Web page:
While stationed in El Salvador, Michael Bluth, then a foreign language analyst for the Navy, repeatedly wore out his leather shoes on the cobblestone streets. “I would take the shoes to the local cobbler to have them resoled,” he says. Things were lean financially, so “after watching the process a few times, I figured I could probably learn and do it myself. I bought an awl and some waxed thread, and the rest is history.”
He applied what he learned working with footwear to create another essential accessory for men that reflects his life. “In 2015, I started making wallets that maintain an interesting aesthetic and utility. In most of the designs, there are asymmetric angles that represent the peaks of the Wasatch Mountains in Salt Lake City,” Bluth says (he’s originally from Utah). The leather, however, comes from the Conceria Walpier tannery in Italy. “Our process is simple: cut, fold, punch stitch holes and stitch. We eliminate seams and use folds whenever possible.”
And when Bluth says “we,” he means it. We popped by his Chinatown shop, Open Sea Leather, and saw a woman at the checkout counter pounding holes into a piece of leather with a hefty mallet. Her petite frame (compared to Bluth’s hefty He-Man stature) made it impressive to watch. “Most of my staff is trained to make wallets,” Bluth says. “Shoppers are shocked that they can pick their own colors and have a custom wallet made in less than 10 minutes.”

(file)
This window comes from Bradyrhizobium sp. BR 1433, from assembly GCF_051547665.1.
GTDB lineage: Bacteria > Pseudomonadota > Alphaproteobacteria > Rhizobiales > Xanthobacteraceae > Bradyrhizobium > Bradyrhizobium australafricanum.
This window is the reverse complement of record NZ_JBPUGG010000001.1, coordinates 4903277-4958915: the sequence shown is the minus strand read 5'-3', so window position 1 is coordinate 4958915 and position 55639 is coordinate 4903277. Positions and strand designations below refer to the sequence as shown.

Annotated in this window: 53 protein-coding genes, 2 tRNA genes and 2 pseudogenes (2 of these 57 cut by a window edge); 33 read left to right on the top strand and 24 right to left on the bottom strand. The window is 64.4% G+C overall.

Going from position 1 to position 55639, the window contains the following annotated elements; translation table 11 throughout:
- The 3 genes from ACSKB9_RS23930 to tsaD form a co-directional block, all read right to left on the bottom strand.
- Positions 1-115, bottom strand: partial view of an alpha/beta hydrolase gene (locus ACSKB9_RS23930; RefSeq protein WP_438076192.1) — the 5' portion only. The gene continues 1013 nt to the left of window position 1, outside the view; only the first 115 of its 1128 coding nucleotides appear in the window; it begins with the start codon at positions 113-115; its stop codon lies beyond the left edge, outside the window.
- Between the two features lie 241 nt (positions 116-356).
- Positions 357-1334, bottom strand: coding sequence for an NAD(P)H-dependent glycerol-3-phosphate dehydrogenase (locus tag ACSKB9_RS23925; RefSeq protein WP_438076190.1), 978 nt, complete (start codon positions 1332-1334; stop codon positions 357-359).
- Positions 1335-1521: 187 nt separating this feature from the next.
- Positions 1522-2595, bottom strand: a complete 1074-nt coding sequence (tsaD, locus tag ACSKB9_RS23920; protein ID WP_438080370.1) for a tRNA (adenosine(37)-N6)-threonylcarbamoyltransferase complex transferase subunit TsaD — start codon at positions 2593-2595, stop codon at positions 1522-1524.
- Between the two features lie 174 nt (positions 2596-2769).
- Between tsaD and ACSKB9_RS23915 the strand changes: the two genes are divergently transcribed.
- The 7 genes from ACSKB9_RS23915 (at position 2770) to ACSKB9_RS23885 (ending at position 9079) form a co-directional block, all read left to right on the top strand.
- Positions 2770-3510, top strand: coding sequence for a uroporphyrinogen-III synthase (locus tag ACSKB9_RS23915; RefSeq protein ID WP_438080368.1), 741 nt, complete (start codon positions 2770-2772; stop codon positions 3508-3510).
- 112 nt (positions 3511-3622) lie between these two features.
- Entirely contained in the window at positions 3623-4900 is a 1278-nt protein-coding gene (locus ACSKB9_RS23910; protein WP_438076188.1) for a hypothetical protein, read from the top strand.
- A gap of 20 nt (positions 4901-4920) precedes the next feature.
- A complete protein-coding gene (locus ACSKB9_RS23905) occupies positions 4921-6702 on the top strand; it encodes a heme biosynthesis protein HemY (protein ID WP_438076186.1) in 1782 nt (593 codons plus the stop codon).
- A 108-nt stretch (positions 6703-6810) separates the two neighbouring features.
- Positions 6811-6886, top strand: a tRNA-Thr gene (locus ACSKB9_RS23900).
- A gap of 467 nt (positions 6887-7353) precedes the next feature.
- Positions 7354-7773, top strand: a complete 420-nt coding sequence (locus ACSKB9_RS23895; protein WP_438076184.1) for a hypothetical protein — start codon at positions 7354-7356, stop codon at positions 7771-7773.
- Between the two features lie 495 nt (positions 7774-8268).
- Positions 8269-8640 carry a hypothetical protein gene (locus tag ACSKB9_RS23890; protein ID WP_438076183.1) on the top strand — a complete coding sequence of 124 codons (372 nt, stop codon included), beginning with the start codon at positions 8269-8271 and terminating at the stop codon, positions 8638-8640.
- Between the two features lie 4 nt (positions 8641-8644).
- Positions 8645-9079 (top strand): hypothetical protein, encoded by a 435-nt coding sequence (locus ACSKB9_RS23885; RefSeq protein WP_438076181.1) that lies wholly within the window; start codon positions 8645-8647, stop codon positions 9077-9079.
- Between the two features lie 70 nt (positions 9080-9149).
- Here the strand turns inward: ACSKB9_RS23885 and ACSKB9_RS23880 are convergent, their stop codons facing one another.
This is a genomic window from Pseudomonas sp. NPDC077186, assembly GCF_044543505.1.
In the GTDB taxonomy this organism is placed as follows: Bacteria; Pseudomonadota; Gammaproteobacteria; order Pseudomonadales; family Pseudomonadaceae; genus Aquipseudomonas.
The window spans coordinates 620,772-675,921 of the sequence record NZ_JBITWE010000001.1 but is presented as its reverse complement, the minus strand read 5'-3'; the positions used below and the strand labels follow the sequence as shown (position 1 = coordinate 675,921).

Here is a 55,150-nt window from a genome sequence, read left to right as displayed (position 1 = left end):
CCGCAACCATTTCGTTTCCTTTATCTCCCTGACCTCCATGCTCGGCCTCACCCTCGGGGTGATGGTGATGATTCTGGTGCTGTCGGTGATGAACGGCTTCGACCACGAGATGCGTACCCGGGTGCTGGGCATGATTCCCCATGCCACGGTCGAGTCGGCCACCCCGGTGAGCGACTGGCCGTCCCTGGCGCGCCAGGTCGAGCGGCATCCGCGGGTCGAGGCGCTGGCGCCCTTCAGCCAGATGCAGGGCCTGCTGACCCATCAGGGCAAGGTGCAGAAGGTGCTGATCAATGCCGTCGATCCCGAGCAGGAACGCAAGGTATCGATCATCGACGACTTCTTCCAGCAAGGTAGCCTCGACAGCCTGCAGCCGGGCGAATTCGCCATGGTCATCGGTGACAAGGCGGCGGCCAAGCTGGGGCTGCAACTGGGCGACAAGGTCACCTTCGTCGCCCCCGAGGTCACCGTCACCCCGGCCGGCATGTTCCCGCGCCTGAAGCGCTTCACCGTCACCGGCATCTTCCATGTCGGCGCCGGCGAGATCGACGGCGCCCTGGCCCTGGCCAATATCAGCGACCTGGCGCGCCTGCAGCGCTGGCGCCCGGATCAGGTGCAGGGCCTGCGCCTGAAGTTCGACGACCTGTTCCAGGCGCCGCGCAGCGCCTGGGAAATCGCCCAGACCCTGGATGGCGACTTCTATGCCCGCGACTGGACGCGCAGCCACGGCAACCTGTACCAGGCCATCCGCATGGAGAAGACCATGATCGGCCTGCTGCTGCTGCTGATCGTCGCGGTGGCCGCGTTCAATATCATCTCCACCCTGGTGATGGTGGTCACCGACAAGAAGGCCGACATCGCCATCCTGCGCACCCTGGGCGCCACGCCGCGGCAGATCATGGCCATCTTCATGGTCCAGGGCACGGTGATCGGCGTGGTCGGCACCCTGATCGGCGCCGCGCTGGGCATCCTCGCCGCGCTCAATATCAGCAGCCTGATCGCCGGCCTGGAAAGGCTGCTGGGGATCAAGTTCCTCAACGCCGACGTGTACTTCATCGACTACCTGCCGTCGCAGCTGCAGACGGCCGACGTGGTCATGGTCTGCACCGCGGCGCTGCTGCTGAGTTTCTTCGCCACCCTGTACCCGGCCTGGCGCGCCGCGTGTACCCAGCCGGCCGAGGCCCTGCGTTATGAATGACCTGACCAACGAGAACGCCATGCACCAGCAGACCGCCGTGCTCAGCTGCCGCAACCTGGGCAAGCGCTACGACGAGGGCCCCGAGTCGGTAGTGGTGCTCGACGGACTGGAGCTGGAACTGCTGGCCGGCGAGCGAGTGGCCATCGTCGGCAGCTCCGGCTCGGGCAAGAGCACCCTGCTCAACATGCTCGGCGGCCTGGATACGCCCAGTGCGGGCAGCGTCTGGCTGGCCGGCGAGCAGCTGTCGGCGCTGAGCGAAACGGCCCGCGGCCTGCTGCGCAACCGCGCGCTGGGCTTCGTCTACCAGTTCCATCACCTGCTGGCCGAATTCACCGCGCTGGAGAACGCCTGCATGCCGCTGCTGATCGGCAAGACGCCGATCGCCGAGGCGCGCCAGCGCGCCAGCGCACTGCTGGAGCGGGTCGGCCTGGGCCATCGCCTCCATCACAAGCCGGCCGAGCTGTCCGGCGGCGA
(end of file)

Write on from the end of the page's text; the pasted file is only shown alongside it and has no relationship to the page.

Ready-to-be-fashioned hides peek out from a wall of cubbyholes alongside a brilliant spectrum of stitching threads. It’s a thrill to see the colorful options that can flow together. Scattered around the sunlit space are leather pieces from the retired sailor, including his worn-in, classic messenger totes displayed in the front window.
Shelves and tables display a gold mine of artwork—ceramics, wall art and leather goods—from local creatives invited by Bluth. “O‘ahu has an amazing art community,” Bluth says. “All the artists we feature keep everything they make from their sales. I’m an outsider here, so giving back locally, in this small way, is my contribution.”
At Open Sea Studio, Bluth is contributing to the local arts community by creating a member-based ceramics workplace, complete with prep stations and leading-edge kilns. “After getting to know some of the local ceramicists personally, it became apparent that most of them had nowhere to work,” says Bluth. Members who have joined love the studio’s 24-hour accessibility and that clay and tools are readily available. Bluth also partners with Fishcake’s “fishschool” art classes and plans to host a variety of other ceramic workshops and private lessons. Classes fill up fast so keep a (tako) eye out for updates.